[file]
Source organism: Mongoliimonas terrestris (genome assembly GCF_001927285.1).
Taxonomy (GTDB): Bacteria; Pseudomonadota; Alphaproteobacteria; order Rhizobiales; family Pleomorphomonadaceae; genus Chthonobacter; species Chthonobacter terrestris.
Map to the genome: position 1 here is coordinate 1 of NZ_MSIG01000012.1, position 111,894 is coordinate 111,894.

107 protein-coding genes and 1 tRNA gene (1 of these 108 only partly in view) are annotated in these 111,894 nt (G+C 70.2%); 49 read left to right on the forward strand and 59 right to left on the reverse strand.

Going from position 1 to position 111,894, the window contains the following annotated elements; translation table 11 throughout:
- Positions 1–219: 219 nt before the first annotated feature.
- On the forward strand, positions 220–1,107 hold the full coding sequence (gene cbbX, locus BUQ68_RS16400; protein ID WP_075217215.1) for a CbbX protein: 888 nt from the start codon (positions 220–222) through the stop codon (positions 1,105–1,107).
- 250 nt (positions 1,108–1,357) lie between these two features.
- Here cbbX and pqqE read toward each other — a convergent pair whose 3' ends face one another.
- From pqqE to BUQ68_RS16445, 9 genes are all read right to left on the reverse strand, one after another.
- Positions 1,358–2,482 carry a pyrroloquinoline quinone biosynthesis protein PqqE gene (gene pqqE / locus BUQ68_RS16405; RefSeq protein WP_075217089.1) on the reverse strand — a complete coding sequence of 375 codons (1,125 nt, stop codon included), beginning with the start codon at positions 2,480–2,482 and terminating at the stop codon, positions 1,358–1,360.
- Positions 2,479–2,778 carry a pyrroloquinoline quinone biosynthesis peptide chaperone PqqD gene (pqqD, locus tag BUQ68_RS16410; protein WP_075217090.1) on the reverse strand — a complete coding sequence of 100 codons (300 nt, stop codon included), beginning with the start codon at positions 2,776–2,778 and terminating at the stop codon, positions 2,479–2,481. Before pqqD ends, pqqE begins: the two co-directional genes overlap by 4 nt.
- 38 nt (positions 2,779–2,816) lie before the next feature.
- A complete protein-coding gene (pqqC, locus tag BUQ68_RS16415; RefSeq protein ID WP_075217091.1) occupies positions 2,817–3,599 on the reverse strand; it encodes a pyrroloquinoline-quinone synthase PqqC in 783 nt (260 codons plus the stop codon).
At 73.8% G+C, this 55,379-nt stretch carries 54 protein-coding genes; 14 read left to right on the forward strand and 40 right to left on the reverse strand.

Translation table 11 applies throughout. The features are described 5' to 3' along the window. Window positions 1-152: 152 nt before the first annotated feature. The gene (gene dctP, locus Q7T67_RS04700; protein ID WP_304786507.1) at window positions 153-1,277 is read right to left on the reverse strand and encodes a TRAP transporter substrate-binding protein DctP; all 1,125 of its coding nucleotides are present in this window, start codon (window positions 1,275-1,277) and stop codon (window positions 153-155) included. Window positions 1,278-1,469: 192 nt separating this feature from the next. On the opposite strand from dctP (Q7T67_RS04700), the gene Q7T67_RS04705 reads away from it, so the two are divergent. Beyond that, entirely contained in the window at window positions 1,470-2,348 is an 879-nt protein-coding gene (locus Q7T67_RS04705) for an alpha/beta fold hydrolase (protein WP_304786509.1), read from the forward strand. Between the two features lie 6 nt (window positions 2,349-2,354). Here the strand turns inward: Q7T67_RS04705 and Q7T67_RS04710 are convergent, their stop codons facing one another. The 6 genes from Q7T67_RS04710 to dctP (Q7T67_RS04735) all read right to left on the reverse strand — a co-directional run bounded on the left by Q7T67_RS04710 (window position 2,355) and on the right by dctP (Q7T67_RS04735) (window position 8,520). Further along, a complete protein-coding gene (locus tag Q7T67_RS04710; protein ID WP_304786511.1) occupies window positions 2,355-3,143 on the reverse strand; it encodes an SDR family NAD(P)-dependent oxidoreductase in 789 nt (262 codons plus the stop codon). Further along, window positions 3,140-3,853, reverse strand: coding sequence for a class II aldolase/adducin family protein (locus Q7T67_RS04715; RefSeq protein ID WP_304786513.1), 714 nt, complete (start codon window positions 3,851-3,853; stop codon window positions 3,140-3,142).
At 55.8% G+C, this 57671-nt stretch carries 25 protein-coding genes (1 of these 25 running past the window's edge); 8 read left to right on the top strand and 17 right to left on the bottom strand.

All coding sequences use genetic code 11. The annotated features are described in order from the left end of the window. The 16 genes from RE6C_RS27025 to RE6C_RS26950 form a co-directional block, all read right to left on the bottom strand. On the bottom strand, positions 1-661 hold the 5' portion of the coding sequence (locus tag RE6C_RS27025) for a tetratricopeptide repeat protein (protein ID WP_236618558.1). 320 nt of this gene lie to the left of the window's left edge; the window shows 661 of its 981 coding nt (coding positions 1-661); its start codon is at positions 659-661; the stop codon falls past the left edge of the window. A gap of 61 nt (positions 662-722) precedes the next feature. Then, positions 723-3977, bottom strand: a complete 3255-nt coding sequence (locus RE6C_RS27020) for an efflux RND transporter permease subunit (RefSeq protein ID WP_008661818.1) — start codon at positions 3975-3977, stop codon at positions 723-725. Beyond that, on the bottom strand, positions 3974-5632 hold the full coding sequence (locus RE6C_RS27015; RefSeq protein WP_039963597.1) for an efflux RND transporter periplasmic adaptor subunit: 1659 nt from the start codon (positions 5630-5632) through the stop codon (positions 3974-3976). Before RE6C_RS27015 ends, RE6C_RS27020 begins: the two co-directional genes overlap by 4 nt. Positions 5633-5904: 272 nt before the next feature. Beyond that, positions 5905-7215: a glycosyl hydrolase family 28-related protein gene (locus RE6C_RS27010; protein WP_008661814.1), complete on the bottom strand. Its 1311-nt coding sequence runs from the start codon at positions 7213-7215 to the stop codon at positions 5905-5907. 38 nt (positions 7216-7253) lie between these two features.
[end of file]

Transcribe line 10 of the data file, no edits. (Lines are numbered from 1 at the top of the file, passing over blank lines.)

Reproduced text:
- From pqqE to BUQ68_RS16445, 9 genes are all read right to left on the reverse strand, one after another.